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Immigration Stress, Exposure to Traumatic Life Experiences, and Problem Drinking Among First-Generation Immigrant Latino Couples
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This study explored the relationship of each partner's immigration stress and exposure to traumatic life experiences, with both his or her own problem drinking and the partner's problem drinking. The study was guided by Bodenmann's systemic-transactional stress model and used secondary data collected in 2009 from 104 Latino immigrant couples living in the Washington DC area. Results from the path model analysis indicated that even though men's overall immigration stress was not significantly related to their own problem drinking, emotional dimensions of immigration stress were in a positive direction. Men's overall immigration stress was negatively related to their partners' problem drinking. The women's overall immigration stress was significantly and positively related to their own problem drinking, particularly for acculturation related aspects and stress from missing family, but it was not significantly related to their partner's problem drinking. Additionally, men's exposure to traumatic life experiences was significantly, positively associated with problem drinking but it was not significantly associated with their own overall immigration stress. For women, results were different as exposure to traumatic life experiences was not associated with their own problem drinking but it was significantly and positively related to their overall immigration stress in the hypothesized direction. Limitations, research, and clinical implications of the findings are discussed.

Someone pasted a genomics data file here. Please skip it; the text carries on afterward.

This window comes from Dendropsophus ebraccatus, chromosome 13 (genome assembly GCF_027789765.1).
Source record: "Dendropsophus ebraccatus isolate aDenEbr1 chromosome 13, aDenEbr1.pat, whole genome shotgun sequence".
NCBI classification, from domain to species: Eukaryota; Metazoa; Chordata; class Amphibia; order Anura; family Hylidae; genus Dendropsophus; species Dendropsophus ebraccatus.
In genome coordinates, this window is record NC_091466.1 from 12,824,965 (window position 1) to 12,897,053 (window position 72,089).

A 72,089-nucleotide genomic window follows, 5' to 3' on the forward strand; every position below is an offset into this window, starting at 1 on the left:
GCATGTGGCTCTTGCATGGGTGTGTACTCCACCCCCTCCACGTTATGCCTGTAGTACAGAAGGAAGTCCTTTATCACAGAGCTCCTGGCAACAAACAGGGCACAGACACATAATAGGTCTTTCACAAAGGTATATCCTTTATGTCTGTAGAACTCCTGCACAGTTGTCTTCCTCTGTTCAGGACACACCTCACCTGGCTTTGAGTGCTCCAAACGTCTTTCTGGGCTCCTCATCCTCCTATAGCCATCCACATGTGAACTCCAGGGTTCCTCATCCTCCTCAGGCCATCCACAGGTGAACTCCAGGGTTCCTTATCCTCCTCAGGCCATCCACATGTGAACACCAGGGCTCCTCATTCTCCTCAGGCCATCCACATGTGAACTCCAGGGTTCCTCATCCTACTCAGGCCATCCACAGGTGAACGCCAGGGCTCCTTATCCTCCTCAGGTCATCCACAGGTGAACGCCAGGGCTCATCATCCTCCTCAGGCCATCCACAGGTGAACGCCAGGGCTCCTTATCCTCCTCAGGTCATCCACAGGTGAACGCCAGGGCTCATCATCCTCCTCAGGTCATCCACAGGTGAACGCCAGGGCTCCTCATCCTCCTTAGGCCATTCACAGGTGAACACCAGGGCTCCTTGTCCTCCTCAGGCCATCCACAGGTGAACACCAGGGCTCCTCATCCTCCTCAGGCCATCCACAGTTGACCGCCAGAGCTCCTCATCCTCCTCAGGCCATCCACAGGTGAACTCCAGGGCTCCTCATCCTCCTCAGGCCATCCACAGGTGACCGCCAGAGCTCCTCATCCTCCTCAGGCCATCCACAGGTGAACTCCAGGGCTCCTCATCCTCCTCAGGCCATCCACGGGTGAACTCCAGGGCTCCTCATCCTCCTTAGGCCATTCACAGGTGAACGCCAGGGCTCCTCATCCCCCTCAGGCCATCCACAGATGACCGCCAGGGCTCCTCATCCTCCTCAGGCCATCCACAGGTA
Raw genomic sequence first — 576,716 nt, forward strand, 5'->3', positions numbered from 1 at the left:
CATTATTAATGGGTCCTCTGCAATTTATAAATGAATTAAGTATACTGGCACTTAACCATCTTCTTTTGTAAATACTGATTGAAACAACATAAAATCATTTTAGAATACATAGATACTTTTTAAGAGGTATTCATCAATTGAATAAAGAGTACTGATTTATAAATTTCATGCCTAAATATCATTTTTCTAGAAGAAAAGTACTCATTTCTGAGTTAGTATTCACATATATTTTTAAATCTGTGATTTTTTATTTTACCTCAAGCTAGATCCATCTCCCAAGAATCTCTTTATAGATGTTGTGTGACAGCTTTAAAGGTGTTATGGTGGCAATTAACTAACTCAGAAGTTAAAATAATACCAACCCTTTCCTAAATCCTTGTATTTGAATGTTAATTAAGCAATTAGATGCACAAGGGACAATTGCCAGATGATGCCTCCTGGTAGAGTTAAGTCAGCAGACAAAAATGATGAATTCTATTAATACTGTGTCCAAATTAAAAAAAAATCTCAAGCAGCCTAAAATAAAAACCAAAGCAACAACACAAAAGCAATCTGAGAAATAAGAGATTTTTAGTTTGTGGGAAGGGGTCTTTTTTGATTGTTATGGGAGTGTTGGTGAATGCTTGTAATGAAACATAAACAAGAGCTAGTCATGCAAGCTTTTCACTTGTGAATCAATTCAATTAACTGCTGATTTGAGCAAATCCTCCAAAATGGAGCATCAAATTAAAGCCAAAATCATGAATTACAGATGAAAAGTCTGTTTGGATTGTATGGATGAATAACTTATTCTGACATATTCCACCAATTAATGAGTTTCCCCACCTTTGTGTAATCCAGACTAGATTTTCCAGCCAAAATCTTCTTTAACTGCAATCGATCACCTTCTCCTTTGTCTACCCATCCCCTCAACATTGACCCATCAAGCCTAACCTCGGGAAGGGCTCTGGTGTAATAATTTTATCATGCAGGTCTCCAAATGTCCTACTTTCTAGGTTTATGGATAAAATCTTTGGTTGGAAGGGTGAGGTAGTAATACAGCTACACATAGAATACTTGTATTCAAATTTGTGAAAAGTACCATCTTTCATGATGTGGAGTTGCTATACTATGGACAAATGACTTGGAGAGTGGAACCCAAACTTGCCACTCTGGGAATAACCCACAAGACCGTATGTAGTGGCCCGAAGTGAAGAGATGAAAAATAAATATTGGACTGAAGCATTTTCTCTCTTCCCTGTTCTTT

- Masters Theses